Another suggestion to avoid paying a full double title insurance premium in a bifurcated transaction is for TIRSA to permit the issuance of a title policy for the benefit of the IDA in an amount less than the contract price or market value. The IDA’s exposure in a transaction is typically less than either of these amounts. Such an amount logically might be the value of the PILOT Agreement.
Other thoughts the authors have to mitigate title insurance costs in a bifurcated transaction are to allow for reissuance rates, similar to the reduced rates on a mortgage refinance, or for a title company to hold the title policy “open” pending the closing of the IDA transaction, at which time a single premium would be paid even though the policy would have been effective during that time.
Real Estate Transfer Tax
Article 31 of the New York State Tax Law (Tax Law) mandates the payment of a real estate transfer tax on the conveyance of real property. The tax is at a rate of $2 for each $500 of consideration.
The State of New York and its agencies and public corporations, including IDAs, are exempt from the payment of the transfer tax. Also, transactions involving conveyances to the State of New York and its agencies and public corporations are exempt from the payment of the transfer tax. The amount of real estate transfer taxes paid will be different in a simultaneous transaction and a bifurcated transaction involving an IDA.
Simultaneous Transaction. In a simultaneous transaction, no transfer tax will be due on the transaction because the transfer is to a public corporation. This substantial savings ($40,000 for a $10 million transaction), which would normally be paid by the seller, should be recognized by a purchaser in negotiating the deal. Upon the subsequent transfer of fee title from the IDA to the purchaser, a transfer tax is payable. The transaction is not exempt under the Tax Law, and although the IDA is exempt from the payment of the tax, the grantee purchaser remains liable for payment of the transfer tax. However, the consideration for the transfer is typically $1 and, therefore, no transfer tax is paid.
Bifurcated Transaction. In the bifurcated transaction, three transfers of the real property occur: seller to purchaser, purchaser to IDA, and IDA to purchaser. No exemption applies to the first transfer and, therefore, in a transaction where $10 million in consideration is paid, a transfer tax is due in the amount of $40,000.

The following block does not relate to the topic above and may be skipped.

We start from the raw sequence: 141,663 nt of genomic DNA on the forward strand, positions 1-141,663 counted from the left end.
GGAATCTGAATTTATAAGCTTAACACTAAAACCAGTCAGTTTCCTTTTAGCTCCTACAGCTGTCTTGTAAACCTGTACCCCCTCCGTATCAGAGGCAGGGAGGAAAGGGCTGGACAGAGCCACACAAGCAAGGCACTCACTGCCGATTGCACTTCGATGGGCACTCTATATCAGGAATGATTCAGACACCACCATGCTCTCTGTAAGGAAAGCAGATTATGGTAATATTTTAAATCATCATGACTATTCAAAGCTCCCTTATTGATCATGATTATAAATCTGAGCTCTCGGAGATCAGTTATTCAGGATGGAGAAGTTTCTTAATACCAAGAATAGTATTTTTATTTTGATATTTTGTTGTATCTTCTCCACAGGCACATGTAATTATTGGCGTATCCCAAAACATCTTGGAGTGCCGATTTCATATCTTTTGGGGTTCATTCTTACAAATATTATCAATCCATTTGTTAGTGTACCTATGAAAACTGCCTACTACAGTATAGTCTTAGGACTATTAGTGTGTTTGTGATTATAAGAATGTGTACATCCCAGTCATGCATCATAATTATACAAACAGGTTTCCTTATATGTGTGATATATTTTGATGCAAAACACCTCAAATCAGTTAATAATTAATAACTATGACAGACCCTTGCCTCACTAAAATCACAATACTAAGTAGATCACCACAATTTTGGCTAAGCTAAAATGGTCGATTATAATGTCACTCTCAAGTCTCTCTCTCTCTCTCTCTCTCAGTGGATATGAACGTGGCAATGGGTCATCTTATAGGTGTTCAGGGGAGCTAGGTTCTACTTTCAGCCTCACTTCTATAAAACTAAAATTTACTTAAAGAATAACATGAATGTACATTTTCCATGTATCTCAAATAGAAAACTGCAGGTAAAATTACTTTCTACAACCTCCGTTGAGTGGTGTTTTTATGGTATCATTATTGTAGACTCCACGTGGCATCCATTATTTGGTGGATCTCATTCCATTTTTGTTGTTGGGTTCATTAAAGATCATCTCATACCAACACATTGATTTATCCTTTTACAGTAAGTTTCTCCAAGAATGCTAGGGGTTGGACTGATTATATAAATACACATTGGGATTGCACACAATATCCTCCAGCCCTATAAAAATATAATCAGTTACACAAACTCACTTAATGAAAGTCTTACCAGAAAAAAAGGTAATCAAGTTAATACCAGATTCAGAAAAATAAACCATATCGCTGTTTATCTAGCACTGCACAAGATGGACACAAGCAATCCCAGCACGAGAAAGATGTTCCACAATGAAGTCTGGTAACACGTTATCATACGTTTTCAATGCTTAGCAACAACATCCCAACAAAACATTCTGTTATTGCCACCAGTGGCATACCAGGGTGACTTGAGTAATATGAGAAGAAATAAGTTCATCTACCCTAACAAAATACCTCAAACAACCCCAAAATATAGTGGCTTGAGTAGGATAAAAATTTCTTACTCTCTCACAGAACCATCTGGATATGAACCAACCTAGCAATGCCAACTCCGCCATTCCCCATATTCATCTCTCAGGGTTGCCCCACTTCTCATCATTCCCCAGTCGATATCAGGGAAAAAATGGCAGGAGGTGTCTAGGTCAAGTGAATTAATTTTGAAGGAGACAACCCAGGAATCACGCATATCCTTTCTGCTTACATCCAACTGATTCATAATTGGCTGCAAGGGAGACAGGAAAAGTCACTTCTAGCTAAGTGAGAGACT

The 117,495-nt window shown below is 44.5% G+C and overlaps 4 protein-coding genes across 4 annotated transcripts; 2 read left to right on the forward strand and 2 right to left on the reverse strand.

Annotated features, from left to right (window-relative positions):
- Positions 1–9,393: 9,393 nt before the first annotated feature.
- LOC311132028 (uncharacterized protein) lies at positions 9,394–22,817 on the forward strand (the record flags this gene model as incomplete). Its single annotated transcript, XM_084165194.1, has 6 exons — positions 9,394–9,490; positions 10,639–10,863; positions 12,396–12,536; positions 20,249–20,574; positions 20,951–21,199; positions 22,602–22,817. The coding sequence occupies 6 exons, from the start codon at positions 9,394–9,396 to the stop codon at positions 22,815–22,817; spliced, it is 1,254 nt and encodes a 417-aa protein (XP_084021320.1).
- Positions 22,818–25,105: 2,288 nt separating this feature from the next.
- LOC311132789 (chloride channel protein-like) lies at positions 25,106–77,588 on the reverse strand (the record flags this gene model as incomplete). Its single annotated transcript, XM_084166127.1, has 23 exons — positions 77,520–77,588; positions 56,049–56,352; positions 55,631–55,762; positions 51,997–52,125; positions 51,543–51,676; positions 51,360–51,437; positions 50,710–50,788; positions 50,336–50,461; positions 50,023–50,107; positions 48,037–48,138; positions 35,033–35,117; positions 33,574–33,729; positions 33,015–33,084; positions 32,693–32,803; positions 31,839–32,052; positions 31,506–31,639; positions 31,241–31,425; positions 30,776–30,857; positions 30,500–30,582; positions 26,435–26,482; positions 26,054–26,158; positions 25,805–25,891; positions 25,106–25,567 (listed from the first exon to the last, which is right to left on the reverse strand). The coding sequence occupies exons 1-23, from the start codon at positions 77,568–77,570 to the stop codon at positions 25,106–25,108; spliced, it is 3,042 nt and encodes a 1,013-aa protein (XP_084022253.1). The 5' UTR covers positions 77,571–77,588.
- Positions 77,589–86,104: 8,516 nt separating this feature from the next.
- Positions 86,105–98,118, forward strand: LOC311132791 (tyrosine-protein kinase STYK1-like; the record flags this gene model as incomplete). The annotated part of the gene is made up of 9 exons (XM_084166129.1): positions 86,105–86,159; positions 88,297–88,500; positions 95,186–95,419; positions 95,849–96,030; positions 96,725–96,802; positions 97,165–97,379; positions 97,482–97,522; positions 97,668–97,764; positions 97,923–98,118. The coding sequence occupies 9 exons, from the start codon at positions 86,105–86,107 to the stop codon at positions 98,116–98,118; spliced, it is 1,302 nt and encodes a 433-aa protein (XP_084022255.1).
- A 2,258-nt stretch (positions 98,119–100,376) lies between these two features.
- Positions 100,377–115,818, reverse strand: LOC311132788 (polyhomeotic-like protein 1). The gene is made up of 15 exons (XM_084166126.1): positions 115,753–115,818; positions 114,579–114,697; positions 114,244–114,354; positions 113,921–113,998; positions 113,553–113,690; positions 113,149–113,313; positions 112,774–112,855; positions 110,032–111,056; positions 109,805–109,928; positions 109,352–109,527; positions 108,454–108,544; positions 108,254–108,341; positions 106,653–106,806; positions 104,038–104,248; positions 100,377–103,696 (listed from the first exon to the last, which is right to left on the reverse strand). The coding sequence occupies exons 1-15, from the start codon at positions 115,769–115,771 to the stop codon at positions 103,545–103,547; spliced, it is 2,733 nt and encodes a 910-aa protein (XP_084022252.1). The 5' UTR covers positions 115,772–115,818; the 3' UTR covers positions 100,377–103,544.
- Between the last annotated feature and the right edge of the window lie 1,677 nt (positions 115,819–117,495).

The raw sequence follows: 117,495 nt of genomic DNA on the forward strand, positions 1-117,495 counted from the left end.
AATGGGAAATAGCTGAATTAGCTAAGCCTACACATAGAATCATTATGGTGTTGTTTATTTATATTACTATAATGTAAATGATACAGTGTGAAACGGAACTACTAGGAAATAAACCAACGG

For the remaining two transfers, the results in a simultaneous transaction apply. That is, the transfer from the purchaser to the IDA is exempt from the payment of transfer tax pursuant to statute, and because of the nominal consideration in the conveyance from the IDA to the purchaser in the last transfer, no transfer tax will be due.
Although IDA benefits are very valuable and should be considered in every commercial real estate transaction, real estate purchasers and developers and their counsel should be diligent in structuring the transaction to minimize costs to the parties.
As discussed above, substantial savings can be realized if all facets of the transaction (purchase and IDA financial assistance) are closed simultaneously. Closing the acquisition of the property and subsequently closing on the IDA benefits results in a double title insurance premium and the payment of real estate taxes.
[xvi] If the real property is located in the Peconic Bay Region, an additional transfer tax of 2 percent of the consideration above a threshold amount is also payable (NY TOWN §64-e (McKinney 2005)). The analysis of the state real estate transfer tax also applies to the Peconic Bay Region transfer tax.
Eric C. Rubenstein is a partner and co-chair of the firms’ Real Estate Department. He can be reached at 516-663-6513 or firstname.lastname@example.org. Patricia M. Schaubeck is an associate in the firm’s Real Estate Department and can be reached at 516-663-6506 or email@example.com.